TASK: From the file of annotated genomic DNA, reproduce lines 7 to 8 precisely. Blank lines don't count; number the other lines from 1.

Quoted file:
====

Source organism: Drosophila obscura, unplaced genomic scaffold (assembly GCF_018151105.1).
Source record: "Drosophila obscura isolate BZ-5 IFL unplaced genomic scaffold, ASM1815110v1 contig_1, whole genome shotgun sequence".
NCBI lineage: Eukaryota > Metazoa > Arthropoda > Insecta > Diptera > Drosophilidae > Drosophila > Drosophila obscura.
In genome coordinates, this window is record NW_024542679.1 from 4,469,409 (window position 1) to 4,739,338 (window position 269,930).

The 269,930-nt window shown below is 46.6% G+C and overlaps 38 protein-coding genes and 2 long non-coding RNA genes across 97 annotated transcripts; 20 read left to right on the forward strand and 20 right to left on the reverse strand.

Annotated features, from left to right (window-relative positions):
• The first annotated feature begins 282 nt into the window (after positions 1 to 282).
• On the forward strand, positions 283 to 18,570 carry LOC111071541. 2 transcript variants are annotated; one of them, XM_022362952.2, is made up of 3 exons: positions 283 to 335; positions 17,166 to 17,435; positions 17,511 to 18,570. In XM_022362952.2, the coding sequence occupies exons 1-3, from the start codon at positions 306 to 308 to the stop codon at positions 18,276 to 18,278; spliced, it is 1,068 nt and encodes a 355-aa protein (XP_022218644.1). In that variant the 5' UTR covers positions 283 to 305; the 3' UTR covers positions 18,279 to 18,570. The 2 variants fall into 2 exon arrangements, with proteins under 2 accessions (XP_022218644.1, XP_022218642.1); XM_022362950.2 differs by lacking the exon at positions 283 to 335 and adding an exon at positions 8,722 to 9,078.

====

• The first annotated feature begins 282 nt into the window (after positions 1 to 282).
• On the forward strand, positions 283 to 18,570 carry LOC111071541. 2 transcript variants are annotated; one of them, XM_022362952.2, is made up of 3 exons: positions 283 to 335; positions 17,166 to 17,435; positions 17,511 to 18,570. In XM_022362952.2, the coding sequence occupies exons 1-3, from the start codon at positions 306 to 308 to the stop codon at positions 18,276 to 18,278; spliced, it is 1,068 nt and encodes a 355-aa protein (XP_022218644.1). In that variant the 5' UTR covers positions 283 to 305; the 3' UTR covers positions 18,279 to 18,570. The 2 variants fall into 2 exon arrangements, with proteins under 2 accessions (XP_022218644.1, XP_022218642.1); XM_022362950.2 differs by lacking the exon at positions 283 to 335 and adding an exon at positions 8,722 to 9,078.